A person crouching at the end of a swimming pool, seen from the other end
Untitled, from the series Swimmers, 1978-82. Photograph: courtesy of Larry Sultan/Mack

Larry Sultan died in December 2009, aged 63, by which time he had reinvented himself once again through meticulously choreographed series such as Pictures From Home, in which he photographed his ageing parents in their sumptuous suburban house in the San Fernando valley, and The Valley, which featured middle-class homes there that had been rented out as sets for porn films.

Painterly and impressionistic, filled with movement and gesture, Swimmers is Larry Sultan’s most instinctive and unselfconscious body of work. A creatively liberating moment that reveals as much, if not more, about the person behind the lens as those in front of it.


Sean O’Hagan

The GuardianTramp

Related Content

Article image
Another side of Amy Winehouse: intimate photographs by her friend Blake Wood
Blake Wood’s previously unseen photographs reveal a natural, more carefree side to the troubled singer

Tim Lewis

30, Jun, 2018 @3:00 PM

Article image
The Riverbed exhibition: photographs of a secret Spanish mountain commune
Photographer Ben Murphy looks back on his 10-year study of a community of British punks, hippies and nomads living in Andalucía

Tom Seymour

19, Mar, 2017 @10:00 AM

Article image
The car’s the scar: photographs of US veterans’ interior lives
ML Casteel’s images of the clutter in ex-servicemen’s vehicles offer a powerful metaphor for the enduring psychological impact of warfare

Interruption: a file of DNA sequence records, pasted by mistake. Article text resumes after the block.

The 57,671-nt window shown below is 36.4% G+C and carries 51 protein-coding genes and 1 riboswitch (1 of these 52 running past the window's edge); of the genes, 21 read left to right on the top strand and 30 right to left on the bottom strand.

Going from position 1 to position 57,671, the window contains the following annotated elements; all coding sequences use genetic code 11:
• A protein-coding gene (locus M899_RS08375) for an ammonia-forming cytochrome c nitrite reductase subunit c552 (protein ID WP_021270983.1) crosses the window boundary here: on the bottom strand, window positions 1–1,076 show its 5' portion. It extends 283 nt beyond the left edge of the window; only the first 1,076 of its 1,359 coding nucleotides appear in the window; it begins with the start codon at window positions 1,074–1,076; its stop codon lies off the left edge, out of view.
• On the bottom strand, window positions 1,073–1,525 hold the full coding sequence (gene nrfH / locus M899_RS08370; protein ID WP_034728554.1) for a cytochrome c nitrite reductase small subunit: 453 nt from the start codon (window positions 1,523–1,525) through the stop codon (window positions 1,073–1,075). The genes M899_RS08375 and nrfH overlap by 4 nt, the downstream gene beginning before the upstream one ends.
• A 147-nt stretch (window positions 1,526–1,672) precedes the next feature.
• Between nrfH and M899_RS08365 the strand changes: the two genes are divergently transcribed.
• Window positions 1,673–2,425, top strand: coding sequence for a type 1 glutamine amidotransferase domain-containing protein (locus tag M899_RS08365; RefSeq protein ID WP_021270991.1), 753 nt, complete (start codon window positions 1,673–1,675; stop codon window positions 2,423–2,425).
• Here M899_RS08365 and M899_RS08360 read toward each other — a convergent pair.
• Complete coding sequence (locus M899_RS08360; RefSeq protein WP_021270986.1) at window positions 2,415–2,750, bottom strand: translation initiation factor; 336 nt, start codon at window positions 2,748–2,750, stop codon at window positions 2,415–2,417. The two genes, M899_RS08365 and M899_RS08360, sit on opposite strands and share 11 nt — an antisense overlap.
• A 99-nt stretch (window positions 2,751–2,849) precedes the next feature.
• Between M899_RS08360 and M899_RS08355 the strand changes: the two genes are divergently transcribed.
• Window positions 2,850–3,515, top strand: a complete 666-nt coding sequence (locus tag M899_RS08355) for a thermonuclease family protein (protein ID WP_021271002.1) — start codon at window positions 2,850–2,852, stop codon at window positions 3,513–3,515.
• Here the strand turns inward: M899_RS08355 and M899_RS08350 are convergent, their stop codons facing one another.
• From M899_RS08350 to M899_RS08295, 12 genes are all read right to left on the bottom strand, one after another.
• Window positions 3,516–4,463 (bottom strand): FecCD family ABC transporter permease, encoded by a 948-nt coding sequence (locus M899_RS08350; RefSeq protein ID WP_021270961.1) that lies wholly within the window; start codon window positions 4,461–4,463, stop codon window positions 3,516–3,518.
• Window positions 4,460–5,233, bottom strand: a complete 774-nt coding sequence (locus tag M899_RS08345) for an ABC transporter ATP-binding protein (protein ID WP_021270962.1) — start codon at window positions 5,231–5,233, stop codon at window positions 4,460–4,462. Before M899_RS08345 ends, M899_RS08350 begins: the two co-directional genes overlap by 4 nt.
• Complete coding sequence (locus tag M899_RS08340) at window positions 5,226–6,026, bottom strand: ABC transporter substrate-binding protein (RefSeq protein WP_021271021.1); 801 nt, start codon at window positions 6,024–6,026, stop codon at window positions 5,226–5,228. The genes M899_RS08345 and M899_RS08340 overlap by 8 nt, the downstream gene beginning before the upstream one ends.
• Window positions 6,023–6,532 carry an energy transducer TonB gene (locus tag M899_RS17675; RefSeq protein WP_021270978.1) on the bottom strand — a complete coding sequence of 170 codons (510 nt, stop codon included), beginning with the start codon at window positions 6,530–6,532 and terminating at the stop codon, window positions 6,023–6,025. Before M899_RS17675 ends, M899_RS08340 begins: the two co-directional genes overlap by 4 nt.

Sean O'Hagan

10, Mar, 2018 @6:00 PM

Article image
Gregory Halpern’s ZZYZX – California dreamin’ in the 21st century
The photographer’s new work exploits the golden state’s unique light to create his mysterious images of people and place

Sean O'Hagan, captions by Gregory Halpern

15, Oct, 2016 @4:30 PM

Article image
Days of la dolce vita: Claude Nori’s images of Italians on holiday
The French-Italian photographer captures people soaking in the sensuality of Mediterranean beaches

Kim Willsher

18, Aug, 2018 @5:00 PM

Article image
‘Something magical happens’: the cameras helping refugee children to heal
We talk to the person behind an extraordinary project in Turkey, where children, most of them refugees, have been given old analogue cameras and taught the art of photography

Sean O’Hagan

19, Sep, 2021 @9:00 AM

Article image
‘I see them as cautionary tales’: Kristine Potter’s darkly imagined American south
Inspired by the American murder ballad the photographer captures a strangely familiar psychogeography

Sean O’Hagan

23, Jul, 2023 @10:00 AM

Article image
In the trees with 90s ecowarriors: Olivia Laing on Janine Wiedel’s protest photos
The bestselling author, who joined the protest camp documented in the photographer’s new book, argues its spirit is more vital than ever

Olivia Laing

13, Aug, 2023 @11:00 AM

Article image
Stonewall at 50: stories from a gay rights revolution
In June 1969, in the violent wake of a police raid on a New York bar, Stonewall was born – a defining moment remembered here by those who protested

Kate Kellaway

06, Apr, 2019 @2:00 PM

Article image
An ode to a schizophrenic sibling: Louis Quail’s moving portraits of his brother
A new book of photographs ​challenges the stigma around mental health and captures the light and shade in the lives of Quail’s brother Justin ​a​nd his girlfriend, Jackie

Sean O'Hagan

15, Jul, 2018 @7:00 AM